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After decades of dictatorship, Panama is a stable democracy committed to the rule of law and the regional headquarters of more than 100 transnational companies. To fulfill our democratic evolution, we must have a government committed to transparency, accountability and the separation of powers. Our response to the current crisis will test our resolve and our potential.‘Panama Papers’ Update: Panama Firm Usurped Name of Red Cross to Hide Money (AP story in The Blaze 4/10/15), here.
The law firm at the center of the Panama offshore accounts scandal routinely usurped the name of the Red Cross and other charities to help obscure the origin of millions of dollars in questionable funds, two newspapers involved in the investigation reported Sunday.
There’s no suggestion that the charitable groups had any idea their name was being used in this way. International Committee of the Red Cross spokeswoman Claire Kaplun told The Associated Press on Sunday that the revelation was “a total surprise and something we find extremely shocking.”
Sunday that the revelation was “a total surprise and something we find extremely shocking.”
France’s Le Monde and Switzerland’s Le Matin Dimanche said Mossack Fonseca created dummy foundations with high-minded names such as the “Faith Foundation” to hold shares in around 500 offshore companies. The foundation’s beneficiary was routinely listed as “the Red Cross,” a designation which served the dual purposes of hiding the firms’ real beneficiaries and of draping them in an “NGO aura,” the papers wrote.
Mossack Fonseca didn’t immediately return an email seeking comment, but a leaked email cited by the publications appeared to lay out the firm’s reasoning.
“Given that banks and financial institutions are today asked to obtain information about economic beneficiaries, it has become difficult for us not to divulge the identity of those of the Faith Foundation’s,” the email said, according to the papers. “That’s why we’ve implemented this structure designating the ‘International Red Cross.’ It’s easier that way.”
Another email cited by the papers suggests Mossack Fonseca deliberately kept the Red Cross in the dark about the maneuver.
“According to Panama law, the beneficiaries of a foundation can be used without knowing it,” the email said, according to the papers. “That means the International Red Cross doesn’t know about this arrangement.”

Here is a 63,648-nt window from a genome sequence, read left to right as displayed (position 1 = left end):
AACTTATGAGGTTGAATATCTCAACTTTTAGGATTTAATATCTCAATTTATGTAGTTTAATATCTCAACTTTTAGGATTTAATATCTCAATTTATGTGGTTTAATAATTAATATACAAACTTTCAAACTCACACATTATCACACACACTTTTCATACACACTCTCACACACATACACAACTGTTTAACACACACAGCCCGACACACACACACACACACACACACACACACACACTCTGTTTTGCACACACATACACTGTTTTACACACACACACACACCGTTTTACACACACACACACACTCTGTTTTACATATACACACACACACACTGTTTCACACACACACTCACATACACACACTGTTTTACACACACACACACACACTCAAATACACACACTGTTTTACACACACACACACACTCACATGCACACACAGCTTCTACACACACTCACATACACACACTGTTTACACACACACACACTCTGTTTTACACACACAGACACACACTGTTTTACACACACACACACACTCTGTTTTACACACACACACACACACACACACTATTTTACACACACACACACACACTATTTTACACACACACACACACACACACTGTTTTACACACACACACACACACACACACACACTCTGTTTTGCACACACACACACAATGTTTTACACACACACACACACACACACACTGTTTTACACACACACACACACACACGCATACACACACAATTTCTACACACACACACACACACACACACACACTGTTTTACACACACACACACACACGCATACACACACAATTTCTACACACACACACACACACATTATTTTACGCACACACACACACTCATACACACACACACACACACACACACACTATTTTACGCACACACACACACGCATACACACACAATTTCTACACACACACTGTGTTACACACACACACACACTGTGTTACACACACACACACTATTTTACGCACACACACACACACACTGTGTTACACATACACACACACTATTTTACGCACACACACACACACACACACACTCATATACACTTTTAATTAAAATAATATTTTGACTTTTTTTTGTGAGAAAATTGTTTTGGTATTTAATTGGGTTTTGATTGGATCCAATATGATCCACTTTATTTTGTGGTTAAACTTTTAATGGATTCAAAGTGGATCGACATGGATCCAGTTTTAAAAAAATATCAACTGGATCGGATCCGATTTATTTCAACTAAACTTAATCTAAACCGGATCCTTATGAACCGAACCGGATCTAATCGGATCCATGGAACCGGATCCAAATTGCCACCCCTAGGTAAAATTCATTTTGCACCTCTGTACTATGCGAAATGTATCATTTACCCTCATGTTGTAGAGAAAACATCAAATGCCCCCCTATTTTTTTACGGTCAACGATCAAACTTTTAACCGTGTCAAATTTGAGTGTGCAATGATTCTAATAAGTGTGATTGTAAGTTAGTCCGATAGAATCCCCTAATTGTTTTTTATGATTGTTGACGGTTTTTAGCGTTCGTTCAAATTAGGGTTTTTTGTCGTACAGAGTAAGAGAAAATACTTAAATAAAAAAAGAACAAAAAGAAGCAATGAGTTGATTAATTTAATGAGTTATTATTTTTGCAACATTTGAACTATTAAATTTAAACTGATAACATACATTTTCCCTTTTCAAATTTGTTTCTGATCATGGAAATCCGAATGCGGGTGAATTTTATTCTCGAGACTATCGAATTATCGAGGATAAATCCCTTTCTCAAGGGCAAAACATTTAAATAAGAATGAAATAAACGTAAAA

Kaplun, the Red Cross spokeswoman, said that using the group’s name or logo without its permission is barred by international law — and could put the group’s staff in jeopardy.
“We work in conflict zones. We work without weapons. Our protection is our name, our emblem, the faith that people have in our reputation,” she said in a telephone interview.JAT Note: Since entering private practice in 1977, I have had the opportunity to review offshore planning and frequently saw the Red Cross (or, less frequently, some other prominent charity) who, as best I could ever tell, never knew that it was the beneficiary and never received any distributions. I think that some of the more careful enablers for this type of evasion would sometimes encourage minimal distributions to the charity to give the appearance of bona fides to the evasion.
“Let’s say this money was linked to a warring party in a conflict. Imagine what consequences that could have.”
Holly Ellyatt, Panama Papers show tax avoidance like a 'cancer' (CNBC 4/11/16), here.
Signaling that Europe's leaders are worried about the public backlash against alleged tax evasion by the rich and powerful, as suggested by the Panama Papers, Germany's Finance Minister Wolfgang Scheuble also gave details on Sunday of a plan to combat tax havens.
His counterpart in France, meanwhile, said last week that Panama would be put back on a list of countries blacklisted as "uncooperative tax jurisdictions," a move which Panama's president said was "wrong and unnecessary," according to media reports.
Showing that the Panama affair could still claim more victims, it was reported on Sunday that French tax police searched Societe Generale's headquarters last week as part of an investigation into offshore accounts revealed by the Panama Papers.
The searches on April 5 were a "normal development in the context of such an investigation," a spokesman for the bank told Reuters on Sunday but declined to comment further.